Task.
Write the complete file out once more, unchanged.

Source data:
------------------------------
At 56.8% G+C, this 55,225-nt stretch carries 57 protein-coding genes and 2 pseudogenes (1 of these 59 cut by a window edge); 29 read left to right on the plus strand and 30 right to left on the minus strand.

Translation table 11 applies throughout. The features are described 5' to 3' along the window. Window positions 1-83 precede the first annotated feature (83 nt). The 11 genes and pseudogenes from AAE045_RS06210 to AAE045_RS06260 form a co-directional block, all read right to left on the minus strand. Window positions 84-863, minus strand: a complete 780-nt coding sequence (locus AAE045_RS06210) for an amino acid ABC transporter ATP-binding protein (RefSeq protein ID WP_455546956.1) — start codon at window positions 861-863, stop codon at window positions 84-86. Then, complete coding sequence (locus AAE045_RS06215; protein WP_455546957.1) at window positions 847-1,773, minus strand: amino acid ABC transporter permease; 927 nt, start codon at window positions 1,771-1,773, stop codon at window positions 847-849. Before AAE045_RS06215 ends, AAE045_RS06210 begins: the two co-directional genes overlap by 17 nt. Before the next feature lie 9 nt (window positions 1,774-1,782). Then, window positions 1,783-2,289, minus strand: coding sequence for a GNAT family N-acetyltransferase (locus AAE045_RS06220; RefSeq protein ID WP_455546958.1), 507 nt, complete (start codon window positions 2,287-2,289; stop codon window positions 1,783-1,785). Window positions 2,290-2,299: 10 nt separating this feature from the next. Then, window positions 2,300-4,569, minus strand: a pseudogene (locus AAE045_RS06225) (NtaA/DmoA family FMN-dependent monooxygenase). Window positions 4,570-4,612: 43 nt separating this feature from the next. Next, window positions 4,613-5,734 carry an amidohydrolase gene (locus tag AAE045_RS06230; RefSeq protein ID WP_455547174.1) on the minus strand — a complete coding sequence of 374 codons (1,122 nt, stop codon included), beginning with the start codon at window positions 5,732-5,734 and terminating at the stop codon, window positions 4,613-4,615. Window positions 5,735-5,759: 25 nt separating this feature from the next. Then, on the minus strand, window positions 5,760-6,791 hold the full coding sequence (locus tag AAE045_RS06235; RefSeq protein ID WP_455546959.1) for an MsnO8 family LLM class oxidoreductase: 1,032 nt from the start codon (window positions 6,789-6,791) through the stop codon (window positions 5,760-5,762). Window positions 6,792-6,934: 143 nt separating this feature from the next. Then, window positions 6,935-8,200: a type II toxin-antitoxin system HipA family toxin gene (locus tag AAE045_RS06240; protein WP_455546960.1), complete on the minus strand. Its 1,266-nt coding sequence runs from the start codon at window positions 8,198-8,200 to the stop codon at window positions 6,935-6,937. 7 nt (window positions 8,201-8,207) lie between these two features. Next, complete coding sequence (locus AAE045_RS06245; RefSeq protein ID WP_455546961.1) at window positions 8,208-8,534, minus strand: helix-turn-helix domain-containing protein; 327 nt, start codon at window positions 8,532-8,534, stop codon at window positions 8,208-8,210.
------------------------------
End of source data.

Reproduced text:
At 56.8% G+C, this 55,225-nt stretch carries 57 protein-coding genes and 2 pseudogenes (1 of these 59 cut by a window edge); 29 read left to right on the plus strand and 30 right to left on the minus strand.

Translation table 11 applies throughout. The features are described 5' to 3' along the window. Window positions 1-83 precede the first annotated feature (83 nt). The 11 genes and pseudogenes from AAE045_RS06210 to AAE045_RS06260 form a co-directional block, all read right to left on the minus strand. Window positions 84-863, minus strand: a complete 780-nt coding sequence (locus AAE045_RS06210) for an amino acid ABC transporter ATP-binding protein (RefSeq protein ID WP_455546956.1) — start codon at window positions 861-863, stop codon at window positions 84-86. Then, complete coding sequence (locus AAE045_RS06215; protein WP_455546957.1) at window positions 847-1,773, minus strand: amino acid ABC transporter permease; 927 nt, start codon at window positions 1,771-1,773, stop codon at window positions 847-849. Before AAE045_RS06215 ends, AAE045_RS06210 begins: the two co-directional genes overlap by 17 nt. Before the next feature lie 9 nt (window positions 1,774-1,782). Then, window positions 1,783-2,289, minus strand: coding sequence for a GNAT family N-acetyltransferase (locus AAE045_RS06220; RefSeq protein ID WP_455546958.1), 507 nt, complete (start codon window positions 2,287-2,289; stop codon window positions 1,783-1,785). Window positions 2,290-2,299: 10 nt separating this feature from the next. Then, window positions 2,300-4,569, minus strand: a pseudogene (locus AAE045_RS06225) (NtaA/DmoA family FMN-dependent monooxygenase). Window positions 4,570-4,612: 43 nt separating this feature from the next. Next, window positions 4,613-5,734 carry an amidohydrolase gene (locus tag AAE045_RS06230; RefSeq protein ID WP_455547174.1) on the minus strand — a complete coding sequence of 374 codons (1,122 nt, stop codon included), beginning with the start codon at window positions 5,732-5,734 and terminating at the stop codon, window positions 4,613-4,615. Window positions 5,735-5,759: 25 nt separating this feature from the next. Then, on the minus strand, window positions 5,760-6,791 hold the full coding sequence (locus tag AAE045_RS06235; RefSeq protein ID WP_455546959.1) for an MsnO8 family LLM class oxidoreductase: 1,032 nt from the start codon (window positions 6,789-6,791) through the stop codon (window positions 5,760-5,762). Window positions 6,792-6,934: 143 nt separating this feature from the next. Then, window positions 6,935-8,200: a type II toxin-antitoxin system HipA family toxin gene (locus tag AAE045_RS06240; protein WP_455546960.1), complete on the minus strand. Its 1,266-nt coding sequence runs from the start codon at window positions 8,198-8,200 to the stop codon at window positions 6,935-6,937. 7 nt (window positions 8,201-8,207) lie between these two features. Next, complete coding sequence (locus AAE045_RS06245; RefSeq protein ID WP_455546961.1) at window positions 8,208-8,534, minus strand: helix-turn-helix domain-containing protein; 327 nt, start codon at window positions 8,532-8,534, stop codon at window positions 8,208-8,210.